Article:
Optical Microscopy

Optical Microscopy (often known as Light Microscopy) refers to observations under visible and ultraviolet light, although in this case a distinction is made between Visible Light Microscopy (VLM) and Fluorescent Light Microscopy (FLM).
With regard to standard instrumentation, a wealth of monographs and other literature is available. In addition to the wavelength of the radiation under which the observation is performed, the way the illumination is incident on the specimen or object under examination further distinguishes microscopic observation techniques, as images are obtained under reflected or transmitted light, polarised light, etc. Observation under polarised light, for example, is so widely applied in the study of artwork materials that one can speak of a separate technique, referred to as ‘Polarised Light Microscopy (PLM)’ (Kouloumpi et al. 2012, p. 373). At the same time, in the examination of paintings the most widely used imaging mode is dark field illumination, in which the light path is directed from the source outside the objective lenses, then reflected by the surface under study and finally returned through the objective back to the eyepiece lenses and the digital camera.

With respect to Fluorescence Microscopy, the purpose of the method is to offer the possibility of separating elements of the sample based on the fluorescence radiation in the visible produced by the excitation with UV radiation of specific wavelengths. Ultraviolet radiation of a specific wavelength or combination of wavelengths produced by a high energy mercury lamp is passed through the excitation filter and incident on the sample. Wavelengths close to the visible region are usually used, as most fluorescent groups found in plant tissues fluoresce strongly under stimulation in this region. The filtered UV radiation illuminates the sample, which emits fluorescent light of longer wavelengths, i.e. visible radiation (Stokes’ law). The emitted visible radiation passes through the cut-off filter which does not allow the reflected UV radiation to pass through. The resulting fluorescent areas of the sample radiate against a dark background with sufficient contrast to allow detection. And the darker the background of the non-fluorescent material, the more effective the imaging.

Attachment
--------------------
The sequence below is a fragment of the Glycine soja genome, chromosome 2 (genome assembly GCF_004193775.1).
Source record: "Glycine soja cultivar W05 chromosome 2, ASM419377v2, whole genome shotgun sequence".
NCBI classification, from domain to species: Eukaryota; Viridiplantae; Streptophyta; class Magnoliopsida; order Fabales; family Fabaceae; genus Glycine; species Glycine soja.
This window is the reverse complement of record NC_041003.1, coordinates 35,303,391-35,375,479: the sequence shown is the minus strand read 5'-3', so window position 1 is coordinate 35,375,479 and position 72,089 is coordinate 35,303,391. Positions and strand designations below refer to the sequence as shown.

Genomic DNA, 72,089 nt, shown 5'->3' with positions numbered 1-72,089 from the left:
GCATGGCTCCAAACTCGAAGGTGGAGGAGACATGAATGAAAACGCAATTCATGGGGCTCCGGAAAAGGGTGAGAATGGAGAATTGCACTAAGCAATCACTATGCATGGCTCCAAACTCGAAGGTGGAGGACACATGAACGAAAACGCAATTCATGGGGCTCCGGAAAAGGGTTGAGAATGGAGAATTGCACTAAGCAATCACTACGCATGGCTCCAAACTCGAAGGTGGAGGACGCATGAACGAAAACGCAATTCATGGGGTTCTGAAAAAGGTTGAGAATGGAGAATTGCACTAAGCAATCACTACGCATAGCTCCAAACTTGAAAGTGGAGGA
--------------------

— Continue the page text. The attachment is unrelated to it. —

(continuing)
“Classical” optical microscopy is an invasive method and is applied to a microsample of the material under study after appropriate processing. However, despite all the technical limitations, the method can also be used to study the micromorphology of the surface in a non-invasive way, i.e. without taking a microsample, if the artwork can be placed on the microscope bench as it is.


(Handbook_of_Physical_Testing_of_Paper, n.d.; Pinna et al., 2009; Terlixi & Kouloumpi, 2012)

Translated with DeepL.com (free version)

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